"The Spirit himself bears witness with our own spirits that we are children of G-d;" "and if we are children, then we are also heirs, heirs of G-d and joint-heirs with the Messiah - provided we are suffering with him in order also to be glorified with him. I don't think the sufferings we are going through now are even worth comparing with the glory that will be revealed to us in the future." (Romans 8:16-18) Experiences in the wilderness prepare us for our eternal inheritance.

Shalom uvracha,

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Deuteronomy 3:23-7:11
In this week's torah portion, Moshe continues his address to the Yisraelim. Concluding his account of Yisrael's history up to their present position of preparing to possess the land of Canaan, he admonishes the people to be ever faithful to HaShem and to take His covenant very seriously, not adding to it or taking from it. This passage opens, however, with the sad reminder that Moshe is denied entrance into the Promised Land. Thankfully, even in the midst of this sorrow, we see a glimpse of HaShem's incomparable grace. D'varim 3:23-27 says: ""Then I pleaded with ADONAI, ‘ADONAI ELOHIM, you have begun to reveal your greatness to your servant, and your strong hand - for what other G-d is there in heaven or on earth that can do the works and mighty deeds that you do? Please! Let me go across and see the good land on the other side of the Yarden, that wonderful hill-country and the L'vanon!' But ADONAI was angry with me on account of you, and he didn't listen to me. ADONAI said to me, ‘Enough from you! Don't say another word to me about this matter! Climb up to the top of Pisgah and look out to the west, north, south and east. Look with your eyes--but you will not go across this Yarden." At first glance, it seems the matter is decided and Moshe's plea is soundly refused. After all, it is rare indeed for HaShem to say to someone: "Enough from you! Don't say another word to me about this matter!" (Verse 26) Yet in the Brit Chadasha, we see that HaShem gives Moshe more than what his heart could ever desire.
Matityahu 17:1-3 records: "Six days later, Yeshua took Kefa, Ya‘akov and his brother Yochanan and led them up a high mountain privately. As they watched, he began to change form-his face shone like the sun, and his clothing became as white as light. Then they looked and saw Moshe and Eliyahu speaking with him." Not only does Moshe get to set foot in the Promised Land, but his eyes behold the One for Whom he forsook the pleasures of Egypt and chose to suffer (Hebrews 11:24-27). This shows us that even in the midst of discipline, HaShem is ever merciful and compassionate.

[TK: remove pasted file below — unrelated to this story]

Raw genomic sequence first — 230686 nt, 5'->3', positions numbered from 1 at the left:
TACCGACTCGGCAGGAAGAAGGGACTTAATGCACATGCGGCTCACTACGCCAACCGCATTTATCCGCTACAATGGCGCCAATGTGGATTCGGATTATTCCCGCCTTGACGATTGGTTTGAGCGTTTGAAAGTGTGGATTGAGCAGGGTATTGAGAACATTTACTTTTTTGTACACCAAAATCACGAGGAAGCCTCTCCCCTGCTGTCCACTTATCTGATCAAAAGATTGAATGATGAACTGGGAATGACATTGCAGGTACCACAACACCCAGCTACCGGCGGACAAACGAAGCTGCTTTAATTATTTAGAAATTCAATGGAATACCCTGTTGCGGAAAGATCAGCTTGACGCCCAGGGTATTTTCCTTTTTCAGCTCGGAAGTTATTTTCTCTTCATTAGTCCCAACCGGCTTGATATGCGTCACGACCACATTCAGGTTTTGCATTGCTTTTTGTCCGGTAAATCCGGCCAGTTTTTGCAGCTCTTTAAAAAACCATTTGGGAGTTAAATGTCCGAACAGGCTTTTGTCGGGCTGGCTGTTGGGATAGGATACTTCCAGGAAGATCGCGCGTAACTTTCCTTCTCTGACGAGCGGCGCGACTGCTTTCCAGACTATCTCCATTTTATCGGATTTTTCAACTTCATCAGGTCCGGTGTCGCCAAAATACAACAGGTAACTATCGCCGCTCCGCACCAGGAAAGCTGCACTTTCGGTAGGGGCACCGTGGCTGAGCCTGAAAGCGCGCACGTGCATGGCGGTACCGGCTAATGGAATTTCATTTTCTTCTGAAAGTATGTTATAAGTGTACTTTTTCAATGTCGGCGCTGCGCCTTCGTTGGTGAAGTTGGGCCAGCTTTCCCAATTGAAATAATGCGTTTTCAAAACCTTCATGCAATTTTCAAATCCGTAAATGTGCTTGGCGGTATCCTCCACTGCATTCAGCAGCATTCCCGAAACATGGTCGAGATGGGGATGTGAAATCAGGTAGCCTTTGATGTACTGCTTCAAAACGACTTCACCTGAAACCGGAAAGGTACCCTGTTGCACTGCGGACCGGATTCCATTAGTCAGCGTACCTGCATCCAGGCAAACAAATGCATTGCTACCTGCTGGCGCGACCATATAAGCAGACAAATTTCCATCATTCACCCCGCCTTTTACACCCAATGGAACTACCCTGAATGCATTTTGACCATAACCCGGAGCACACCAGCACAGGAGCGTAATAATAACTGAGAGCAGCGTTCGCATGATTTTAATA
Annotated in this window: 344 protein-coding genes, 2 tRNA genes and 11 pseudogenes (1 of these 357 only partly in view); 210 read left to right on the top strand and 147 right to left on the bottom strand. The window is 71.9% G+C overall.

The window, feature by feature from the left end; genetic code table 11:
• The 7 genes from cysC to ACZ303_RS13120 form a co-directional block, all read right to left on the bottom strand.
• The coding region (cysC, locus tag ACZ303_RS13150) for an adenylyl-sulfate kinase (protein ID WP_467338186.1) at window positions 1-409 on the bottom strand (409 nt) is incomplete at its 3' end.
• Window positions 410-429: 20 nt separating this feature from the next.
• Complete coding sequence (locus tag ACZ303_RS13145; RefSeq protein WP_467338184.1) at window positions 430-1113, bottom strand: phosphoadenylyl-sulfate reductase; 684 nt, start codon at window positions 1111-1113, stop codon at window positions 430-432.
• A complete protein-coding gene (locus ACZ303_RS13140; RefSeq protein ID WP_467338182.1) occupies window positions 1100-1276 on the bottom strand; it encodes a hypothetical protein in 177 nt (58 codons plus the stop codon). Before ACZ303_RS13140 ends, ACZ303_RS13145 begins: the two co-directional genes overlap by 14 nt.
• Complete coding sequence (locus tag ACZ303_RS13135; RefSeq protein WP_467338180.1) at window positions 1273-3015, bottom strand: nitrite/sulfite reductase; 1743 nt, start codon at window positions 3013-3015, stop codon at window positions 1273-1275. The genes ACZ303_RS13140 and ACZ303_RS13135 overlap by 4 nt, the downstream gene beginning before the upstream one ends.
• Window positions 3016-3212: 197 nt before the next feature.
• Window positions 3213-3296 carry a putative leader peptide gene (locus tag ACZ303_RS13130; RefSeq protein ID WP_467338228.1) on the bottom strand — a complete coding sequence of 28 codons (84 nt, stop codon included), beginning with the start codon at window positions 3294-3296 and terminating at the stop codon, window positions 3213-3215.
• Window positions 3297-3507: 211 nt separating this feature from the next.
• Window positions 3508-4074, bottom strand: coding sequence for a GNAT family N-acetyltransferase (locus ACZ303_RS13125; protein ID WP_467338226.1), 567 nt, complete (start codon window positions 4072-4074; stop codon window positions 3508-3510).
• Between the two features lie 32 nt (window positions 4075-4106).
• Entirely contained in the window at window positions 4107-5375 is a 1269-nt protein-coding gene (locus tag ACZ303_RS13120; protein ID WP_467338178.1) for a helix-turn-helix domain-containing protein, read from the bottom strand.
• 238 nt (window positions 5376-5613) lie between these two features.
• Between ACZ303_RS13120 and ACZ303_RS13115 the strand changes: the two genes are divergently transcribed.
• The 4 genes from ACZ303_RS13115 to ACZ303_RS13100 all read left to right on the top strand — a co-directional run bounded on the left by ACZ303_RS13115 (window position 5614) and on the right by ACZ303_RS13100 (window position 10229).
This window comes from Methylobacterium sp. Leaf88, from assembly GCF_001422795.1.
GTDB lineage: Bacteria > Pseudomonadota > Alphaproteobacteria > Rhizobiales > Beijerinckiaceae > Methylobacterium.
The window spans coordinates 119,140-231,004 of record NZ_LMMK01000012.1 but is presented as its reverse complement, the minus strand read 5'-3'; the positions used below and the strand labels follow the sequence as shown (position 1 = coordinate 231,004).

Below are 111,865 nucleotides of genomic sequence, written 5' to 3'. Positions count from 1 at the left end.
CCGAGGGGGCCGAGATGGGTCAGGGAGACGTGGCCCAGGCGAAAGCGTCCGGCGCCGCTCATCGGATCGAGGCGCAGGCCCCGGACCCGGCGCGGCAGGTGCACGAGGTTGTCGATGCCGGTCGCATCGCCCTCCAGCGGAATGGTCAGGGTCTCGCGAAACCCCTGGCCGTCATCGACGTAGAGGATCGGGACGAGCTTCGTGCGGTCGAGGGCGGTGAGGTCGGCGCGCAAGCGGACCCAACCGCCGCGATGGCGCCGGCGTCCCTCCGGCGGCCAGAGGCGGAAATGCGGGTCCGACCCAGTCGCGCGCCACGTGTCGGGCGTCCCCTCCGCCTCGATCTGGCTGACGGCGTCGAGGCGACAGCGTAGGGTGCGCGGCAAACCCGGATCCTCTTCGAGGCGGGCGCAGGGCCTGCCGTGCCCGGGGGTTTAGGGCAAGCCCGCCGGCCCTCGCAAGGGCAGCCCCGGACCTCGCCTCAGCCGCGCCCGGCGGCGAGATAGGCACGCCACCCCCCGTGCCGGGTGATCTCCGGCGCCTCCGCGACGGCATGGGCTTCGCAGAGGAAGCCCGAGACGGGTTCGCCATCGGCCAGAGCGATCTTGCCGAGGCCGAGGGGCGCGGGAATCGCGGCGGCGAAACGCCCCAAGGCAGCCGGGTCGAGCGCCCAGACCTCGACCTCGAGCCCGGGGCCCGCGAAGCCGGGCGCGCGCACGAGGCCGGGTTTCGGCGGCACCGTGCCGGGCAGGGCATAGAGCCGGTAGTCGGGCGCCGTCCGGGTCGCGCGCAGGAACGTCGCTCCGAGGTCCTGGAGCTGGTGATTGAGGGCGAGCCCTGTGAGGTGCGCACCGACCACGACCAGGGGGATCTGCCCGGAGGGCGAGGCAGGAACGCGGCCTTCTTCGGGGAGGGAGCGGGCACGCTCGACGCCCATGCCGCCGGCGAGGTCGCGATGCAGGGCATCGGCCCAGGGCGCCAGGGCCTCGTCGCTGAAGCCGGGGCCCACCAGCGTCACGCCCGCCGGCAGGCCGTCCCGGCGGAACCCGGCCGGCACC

Sometimes we plead for things in prayer only to have the feeling that HaShem is saying: "Enough from you! Don't say another word to me about this matter!" However, we can learn from Moshe that some answers to prayer aren't granted until after this life. When they are finally granted, though, they are more than we could ever dream. Trusting this to be the case takes a lot of faith, not necessarily in what G-d will or won't do, but in Who He is and in His goodness. "Now to him who by his power working in us is able to do far beyond anything we can ask or imagine, to him be glory in the Messianic Community and in the Messiah Yeshua from generation to generation forever. Amen." (Ephesians 3:20-21) "Put your hope in ADONAI, be strong, and let your heart take courage! Yes, put your hope in ADONAI!" (Psalms 27:14)

Shalom uvracha,
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Deuteronomy 1:1-3:22
We begin the book of D'varim (Deuteronomy) which contains Moshe's final words to his people. He begins his exhortation by reminding the Yisraelim of their history heretofore. he then proceeds to encourage them to persevere and possess the land HaShem has promised to give them, being careful to follow His instructions to completely destroy the nations He has commanded them to destroy. To reassure the Yisraelim of HaShem's faithfulness, Moshe employs a technique in his speech that is still used in Jewish circles today.
In D'varim 2:10-12, and 20-23, Moshe recounts HaShem's giving lands to Yisrael's relatives, Esav (Esau), Moav (Moab), and Amon by dispossessing people greater in physical stature and more numerous than they. He also tells the history of how the Caphtorim (Philistines) are given land by HaShem through much the same means as Esav, Moav, and eventually Ysrael. Moshe is saying, in so many words, "If HaShem dispossessed giants and gave their lands to people who don't follow Him, how much more will He do this for you?" This technique of referring to a light precedent to prove a heavier one is called in Hebrew "Qal v'Chomer." It is usually recognized by the words "If … How much more?". Though Moshe doesn't put his argument in this specific style, he implies as much.
Our L-rd Yeshua uses Qal v'Chomer in Matthew 6:30 and Luke 18:1-8, to name just a few passages. Addressing G-d's perfect provision, our L-rd declares that if G-d clothes the grass of the field in such vibrant colors, how much more will He clothe His children? In His parable on persisting in prayer, our L-rd Yeshua states that if an unjust judge finally grants justice to a widow so she'll leave him alone, how much more will the Holy One, blessed be He, hear the cries of His chosen who seek Him day and night? Though this rabbinic style of communication seems a bit technical, deep and consoling truths are best conveyed through Qal v'Chomer. Like placing a diamond on black velvet, the contrast of Qal v'Chomer highlights the brilliant beauty and glory of HaShem's character as no other literary device can. If we look for Qal V'Chomer as we read Scripture, we will find rich buried treasure. Consider this gem, for example: ""Is there any father here who, if his son asked him for a fish, would instead of a fish give him a snake? or if he asked for an egg would give him a scorpion? So if you, even though you are bad, know how to give your children gifts that are good, how much more will the Father keep giving the Ruach HaKodesh from heaven to those who keep asking him!"" (Luke 11:11-13) To conclude, if HaShem has kept and sustained His remnant over the past six thousand years, how much more will He perfect that which concerns us? (Psalm 138:8 KJV

Shalom uvracha,